Prediction: Benfica advance
Real Madrid vs. Chelsea
- First leg: April 12 (Santiago Bernabeu)
- Second leg: April 18 (Stamford Bridge)
Holders Real Madrid meet Chelsea in a rematch of last season’s exhilarating quarterfinal where the Spanish side, for the millionth time in this competition, used a late flurry – including an extra-time goal from Karim Benzema – to stave off elimination and march on. Against a Chelsea squad – and club – in disarray, they shouldn’t need the same histrionics.
Real Madrid continue to be underwhelming and inconsistent in La Liga; they’re now 12 points adrift of leaders Barcelona. But in the biggest matches of the campaign, they’ve continued to display their winning DNA. Madrid steamrolled Liverpool in the previous round and blasted Barca 4-0 last week in the Copa del Rey semifinals. Now, with a place in the semis of “their” competition on the line, Carlo Ancelotti’s team meets a Chelsea outfit on its third manager of the season, coming off a loss to Wolverhampton Wanderers, and without a goal in three games.
Not exactly daunting, is it?
Even for an objectively talented squad – Chelsea’s infamous transfer outlay in 2022-23 has been discussed ad nauseam – the Blues remain disjointed and inconsistent. Frank Lampard is back as interim manager until the end of the season after replacing Graham Potter, and, unsurprisingly, he’s saying all the right things ahead of Wednesday’s trip to the Spanish capital, trying to instill confidence in a team that badly needs it.
Anything can happen in football, of course. Enzo Fernandez, a shining light in an otherwise garbled season, might outplay Madrid’s elite midfield. Joao Felix can catch fire at any moment and will relish this opportunity as an Atletico Madrid-owned player. Wesley Fofana, who looks set to anchor the revamped four-man defense Lampard is intent on using, could shut down Benzema. Reece James may do the same to Vinicius Junior. N’Golo Kante, rested at the weekend, can provide the spark that has been missing for Chelsea all year.
But sometimes the most obvious conclusion is the correct one. One of these teams is surrounded by a cacophony of distractions. The other, no matter what else is happening at the time, activates a zen-like mindset the instant the Champions League anthem starts playing.
Prediction: Real Madrid advance
AC Milan vs. Napoli
- First leg: April 12 (San Siro)
- Second leg: April 18 (Stadio Diego Armando Maradona)
Just over a week ago, this looked like a foregone conclusion.
Napoli were cruising right along toward the Serie A title, running over everything in their path, while Milan were winless in over a month, appearing susceptible defensively and blunt in attack. And then, out of nowhere, the Rossoneri produced an astonishing performance in Naples, blowing Luciano Spalletti’s team away in an unforeseen 4-0 victory.
Having so often inflicted heavy defeats that forced the opposition to do some soul-searching this season, now Napoli were humbled and asking questions. Was the absence of prolific striker Victor Osimhen, out with a groin injury, the only factor? Was the subdued showing from breakout star Khvicha Kvaratskhelia a sign of fatigue? Did Stefano Pioli uncover the secret to stopping the Napoli machine?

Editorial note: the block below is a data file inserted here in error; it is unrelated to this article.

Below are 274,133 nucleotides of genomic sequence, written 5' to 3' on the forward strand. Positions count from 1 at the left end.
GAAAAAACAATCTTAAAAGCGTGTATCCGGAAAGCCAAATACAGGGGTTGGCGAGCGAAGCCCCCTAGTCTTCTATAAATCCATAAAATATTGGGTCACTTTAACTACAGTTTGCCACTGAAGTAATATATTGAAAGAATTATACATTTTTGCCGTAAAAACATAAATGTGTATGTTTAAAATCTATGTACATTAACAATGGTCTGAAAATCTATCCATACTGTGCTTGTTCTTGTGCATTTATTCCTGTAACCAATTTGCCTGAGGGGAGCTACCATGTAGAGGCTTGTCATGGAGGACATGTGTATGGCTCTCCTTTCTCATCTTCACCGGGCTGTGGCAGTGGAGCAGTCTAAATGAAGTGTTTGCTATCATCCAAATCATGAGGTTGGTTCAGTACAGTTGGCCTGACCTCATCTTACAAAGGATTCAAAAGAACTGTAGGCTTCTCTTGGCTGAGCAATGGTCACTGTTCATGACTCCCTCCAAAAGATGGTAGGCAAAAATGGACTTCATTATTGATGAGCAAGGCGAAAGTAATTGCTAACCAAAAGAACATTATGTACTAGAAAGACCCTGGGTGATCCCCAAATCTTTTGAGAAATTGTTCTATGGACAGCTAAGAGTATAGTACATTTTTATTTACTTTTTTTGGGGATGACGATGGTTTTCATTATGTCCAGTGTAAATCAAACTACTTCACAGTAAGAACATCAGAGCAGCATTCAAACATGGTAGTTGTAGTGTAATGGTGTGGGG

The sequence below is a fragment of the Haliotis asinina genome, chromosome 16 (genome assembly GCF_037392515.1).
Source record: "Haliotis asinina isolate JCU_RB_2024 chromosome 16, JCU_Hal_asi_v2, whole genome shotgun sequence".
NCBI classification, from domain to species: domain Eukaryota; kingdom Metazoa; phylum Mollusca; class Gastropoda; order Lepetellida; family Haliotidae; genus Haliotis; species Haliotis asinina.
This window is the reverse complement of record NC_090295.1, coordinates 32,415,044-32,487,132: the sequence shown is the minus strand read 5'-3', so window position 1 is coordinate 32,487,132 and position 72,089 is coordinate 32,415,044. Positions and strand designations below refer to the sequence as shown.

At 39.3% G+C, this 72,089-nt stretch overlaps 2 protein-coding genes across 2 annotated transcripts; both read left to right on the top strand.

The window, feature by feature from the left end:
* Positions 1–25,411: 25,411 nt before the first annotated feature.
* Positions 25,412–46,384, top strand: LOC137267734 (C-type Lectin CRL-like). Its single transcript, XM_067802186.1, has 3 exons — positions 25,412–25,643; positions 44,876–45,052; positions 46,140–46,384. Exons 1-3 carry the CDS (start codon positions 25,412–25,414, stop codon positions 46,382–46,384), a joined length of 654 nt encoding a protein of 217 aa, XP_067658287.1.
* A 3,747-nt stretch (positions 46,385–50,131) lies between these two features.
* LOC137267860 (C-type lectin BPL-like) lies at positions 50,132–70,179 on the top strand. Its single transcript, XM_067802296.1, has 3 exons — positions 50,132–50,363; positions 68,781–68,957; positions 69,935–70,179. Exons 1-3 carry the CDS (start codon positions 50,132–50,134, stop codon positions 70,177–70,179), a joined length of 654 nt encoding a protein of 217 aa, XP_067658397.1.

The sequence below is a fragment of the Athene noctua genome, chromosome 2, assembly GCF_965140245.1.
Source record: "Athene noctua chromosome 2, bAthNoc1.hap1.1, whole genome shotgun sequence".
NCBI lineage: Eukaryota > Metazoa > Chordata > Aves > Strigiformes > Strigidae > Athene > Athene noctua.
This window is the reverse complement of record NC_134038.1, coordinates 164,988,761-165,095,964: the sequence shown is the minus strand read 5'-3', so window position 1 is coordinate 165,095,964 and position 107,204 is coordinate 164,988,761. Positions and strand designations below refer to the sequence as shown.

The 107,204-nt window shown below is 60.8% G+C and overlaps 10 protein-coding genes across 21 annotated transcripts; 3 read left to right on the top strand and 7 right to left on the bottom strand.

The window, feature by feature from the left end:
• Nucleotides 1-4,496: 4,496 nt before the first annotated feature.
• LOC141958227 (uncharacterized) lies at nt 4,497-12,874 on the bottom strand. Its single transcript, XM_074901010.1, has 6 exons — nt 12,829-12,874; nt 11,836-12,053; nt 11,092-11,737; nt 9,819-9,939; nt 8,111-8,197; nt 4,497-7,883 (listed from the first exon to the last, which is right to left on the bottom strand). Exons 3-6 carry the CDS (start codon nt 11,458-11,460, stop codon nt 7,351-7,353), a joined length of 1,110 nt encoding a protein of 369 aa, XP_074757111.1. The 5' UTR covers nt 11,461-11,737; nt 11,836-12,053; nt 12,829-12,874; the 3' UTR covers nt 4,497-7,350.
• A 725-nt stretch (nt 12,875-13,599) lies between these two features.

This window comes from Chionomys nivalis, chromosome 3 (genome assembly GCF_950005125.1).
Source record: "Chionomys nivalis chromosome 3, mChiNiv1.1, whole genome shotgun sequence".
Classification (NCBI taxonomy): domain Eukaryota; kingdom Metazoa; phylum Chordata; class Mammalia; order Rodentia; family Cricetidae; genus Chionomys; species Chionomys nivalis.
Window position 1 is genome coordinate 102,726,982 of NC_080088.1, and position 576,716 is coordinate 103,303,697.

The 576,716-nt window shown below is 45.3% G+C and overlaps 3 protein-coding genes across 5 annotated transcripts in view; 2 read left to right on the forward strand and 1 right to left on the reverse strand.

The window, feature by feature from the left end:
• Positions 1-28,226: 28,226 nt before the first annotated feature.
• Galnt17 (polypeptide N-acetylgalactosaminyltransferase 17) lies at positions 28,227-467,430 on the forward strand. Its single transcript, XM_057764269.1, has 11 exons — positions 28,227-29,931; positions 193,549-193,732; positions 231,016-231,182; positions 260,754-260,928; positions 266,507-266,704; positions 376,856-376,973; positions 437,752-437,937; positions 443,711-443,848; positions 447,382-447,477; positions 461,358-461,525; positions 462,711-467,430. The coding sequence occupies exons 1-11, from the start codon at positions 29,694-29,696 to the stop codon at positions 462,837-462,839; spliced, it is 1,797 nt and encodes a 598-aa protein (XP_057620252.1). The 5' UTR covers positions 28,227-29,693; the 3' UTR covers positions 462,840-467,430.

Osimhen’s absence had a big impact – few players in world football mirror what the Nigerian brings to the table – but Napoli won all seven games played without him this season prior to the April 2 shellacking. Milan, then, deserve plaudits for simply outplaying Napoli in their first of three meetings over a 17-day span. Pioli ditched the back-three system he introduced midway through the season, reverting to a nominal 4-2-3-1 formation. The malleability of that setup, especially in midfield, flummoxed Napoli. Milan were able to beat Napoli’s press at will, creating numerical advantages in the first phase of their buildup and, from there, they found either Rafael Leao or Brahim Diaz in areas where they thrive; the Portuguese winger, who scored two splendid goals, is devastating in open space, while the diminutive Spaniard is an adept dribbler who can navigate through tight corridors and combine well with teammates. With Sandro Tonali and Ismael Bennacer dictating play in midfield, that provided the foundation for Milan to shut down the runaway Serie A leaders.
Having seen that dismantling up close, how does Spalletti respond? Sweeping tactical changes aren’t likely the answer. That would be an overreaction to one – admittedly very grim – performance. Osimhen is aiming to return and provide an enormous boost, which is doubly important in light of the apparent injury his replacement, Giovanni Simeone, suffered over the weekend. If Osimhen is available, he gives Napoli the ability to play more directly, which Milan have to account for. As a result, Pioli’s team can’t be quite so aggressive all over the pitch. That should give Napoli more time in possession to find passing lanes and get the ball to Kvaratskhelia in dangerous positions – as opposed to the recent defeat where he had to drop deep and beat multiple players just to get into the final third.
After facing questions about their resilience (or lack thereof) in recent seasons, Napoli had put that conversation to bed, pretty emphatically, this year by brushing off all challengers. Now they need to do it once more in order to reach the Champions League semifinals for the first time.
Prediction: Napoli advance